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Zach Wahls, a 19-year-old University of Iowa student spoke about the strength of his family during a public forum on House Joint Resolution 6 in the Iowa House of Representatives. Wahls has two mothers, and came to oppose House Joint Resolution 6 which would end civil unions in Iowa.

The fight to to keep marriage equality in Iowa continues, help to support Iowans like Zach.


Totally agree.

A man escapes from a prison where he had been kept for 15 years. As he runs away, he finds a house and breaks into it, looking for money and guns, but only finds a young couple in bed.

He orders the guy out of bed and ties him up in a chair. While tying the girl up to the bed, he gets on top of her, kisses her on the neck, then gets up, and goes to the bathroom.

While he’s in there, the husband tells his wife, “Listen, this guy is an escaped prisoner, look at his clothes! He probably spent lots of time in jail, and hasn’t seen a woman in years. I saw how he kissed your neck. If he wants sex, don’t resist, don’t complain, just do what he tells you, just give him satisfaction. This guy must be dangerous, if he gets angry, he’ll kill us. Be strong, honey. I love you.”, to which the wife responds, “He was not kissing my neck. He was whispering in my ear. He told me he was gay, thought you were cute, and asked if we kept any Vaseline in the bathroom. Be strong, honey, I love you, too.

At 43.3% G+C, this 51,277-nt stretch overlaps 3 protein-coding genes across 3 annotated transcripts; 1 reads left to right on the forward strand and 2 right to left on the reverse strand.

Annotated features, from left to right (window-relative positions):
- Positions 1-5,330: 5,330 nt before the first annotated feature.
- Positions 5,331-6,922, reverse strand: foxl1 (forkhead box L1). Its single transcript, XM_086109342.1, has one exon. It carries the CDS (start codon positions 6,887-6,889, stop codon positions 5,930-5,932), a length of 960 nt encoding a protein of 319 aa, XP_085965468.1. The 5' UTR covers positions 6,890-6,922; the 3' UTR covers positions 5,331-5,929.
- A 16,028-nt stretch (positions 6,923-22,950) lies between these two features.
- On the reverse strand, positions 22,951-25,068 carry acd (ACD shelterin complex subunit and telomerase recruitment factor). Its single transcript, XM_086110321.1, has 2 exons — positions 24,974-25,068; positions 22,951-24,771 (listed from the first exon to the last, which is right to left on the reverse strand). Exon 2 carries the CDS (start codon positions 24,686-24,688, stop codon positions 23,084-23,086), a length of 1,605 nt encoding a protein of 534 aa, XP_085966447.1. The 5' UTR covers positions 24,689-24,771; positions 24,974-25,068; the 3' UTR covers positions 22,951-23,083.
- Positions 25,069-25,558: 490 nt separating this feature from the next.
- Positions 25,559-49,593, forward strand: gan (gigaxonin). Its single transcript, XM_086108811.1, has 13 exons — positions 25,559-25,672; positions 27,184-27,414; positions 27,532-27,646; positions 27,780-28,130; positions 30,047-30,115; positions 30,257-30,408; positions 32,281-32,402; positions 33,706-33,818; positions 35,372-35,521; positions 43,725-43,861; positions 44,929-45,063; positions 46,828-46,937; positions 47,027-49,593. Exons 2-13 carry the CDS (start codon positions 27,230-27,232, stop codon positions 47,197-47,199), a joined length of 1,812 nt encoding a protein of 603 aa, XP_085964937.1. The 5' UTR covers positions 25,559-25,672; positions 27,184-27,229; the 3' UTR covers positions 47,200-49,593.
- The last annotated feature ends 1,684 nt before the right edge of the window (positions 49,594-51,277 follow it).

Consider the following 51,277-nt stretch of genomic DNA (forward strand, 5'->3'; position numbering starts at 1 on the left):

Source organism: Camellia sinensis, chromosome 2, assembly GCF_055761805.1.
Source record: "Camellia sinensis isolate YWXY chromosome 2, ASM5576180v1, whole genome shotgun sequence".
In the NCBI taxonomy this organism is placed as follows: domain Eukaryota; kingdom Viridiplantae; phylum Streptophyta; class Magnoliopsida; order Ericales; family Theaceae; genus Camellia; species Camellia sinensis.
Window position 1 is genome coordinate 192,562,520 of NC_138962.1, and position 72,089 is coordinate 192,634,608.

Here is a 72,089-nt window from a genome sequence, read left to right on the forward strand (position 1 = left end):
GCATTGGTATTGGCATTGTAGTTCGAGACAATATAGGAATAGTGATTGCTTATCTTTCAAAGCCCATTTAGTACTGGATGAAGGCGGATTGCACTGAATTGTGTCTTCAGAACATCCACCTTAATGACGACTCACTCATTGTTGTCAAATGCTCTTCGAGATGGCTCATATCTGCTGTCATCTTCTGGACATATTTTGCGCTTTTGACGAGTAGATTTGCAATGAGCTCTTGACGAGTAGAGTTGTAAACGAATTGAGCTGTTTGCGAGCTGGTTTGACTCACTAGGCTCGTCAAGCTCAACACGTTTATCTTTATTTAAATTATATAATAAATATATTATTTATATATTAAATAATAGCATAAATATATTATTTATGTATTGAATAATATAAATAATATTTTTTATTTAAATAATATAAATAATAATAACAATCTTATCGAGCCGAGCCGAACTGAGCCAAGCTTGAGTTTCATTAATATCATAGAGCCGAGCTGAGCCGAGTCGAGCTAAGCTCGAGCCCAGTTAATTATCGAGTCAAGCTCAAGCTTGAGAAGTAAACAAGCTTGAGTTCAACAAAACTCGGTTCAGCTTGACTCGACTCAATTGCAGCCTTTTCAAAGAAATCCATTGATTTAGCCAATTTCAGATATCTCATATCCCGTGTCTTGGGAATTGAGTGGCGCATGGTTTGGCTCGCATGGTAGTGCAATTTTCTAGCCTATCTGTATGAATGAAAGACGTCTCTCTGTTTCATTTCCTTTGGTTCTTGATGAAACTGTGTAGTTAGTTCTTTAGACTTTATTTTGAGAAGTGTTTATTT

Original source

‘Intolerance is a threat’, Associate Professor Koo Tsai Kee (Tanjong Pagar GRC) warned in Parliament yesterday.

After what happened with the big hoo-ha of the AWARE saga, the newest threat to Singapore is no longer the economic crisis, but religious and racial bigotry.

While Singapore has done fairly well in maintaining racial harmony for the past 3-4 decades, we must not forget what happened in 1964 when color and differences threatened to tear us apart.

With all the current global problems arising from human errs, why do we still need to deal with sensitive issues like that so close to home?

Homophobia, xenophobia, bigotry… All these ‘problems’ stem from ignorance and intolerance.

Singapore is a small small place, with some others describing us a ‘insignificant’ red dot.

But we are a country full of diversities, with all the different cultures and religions coming together in a melting pot.

If we allow ourselves to fall prey to discrimination and exclusivity, this may as well be Singapore’s downfall.

No matter you are a Malay, Chinese or Indian; atheist or non-atheist; straight or gay, we are just folks trying to lead our own lives.

Some others are out there attempting to impose their self-righteous beliefs on everyone, thinking they will make a difference to the world.

But why fix things when they are not broken?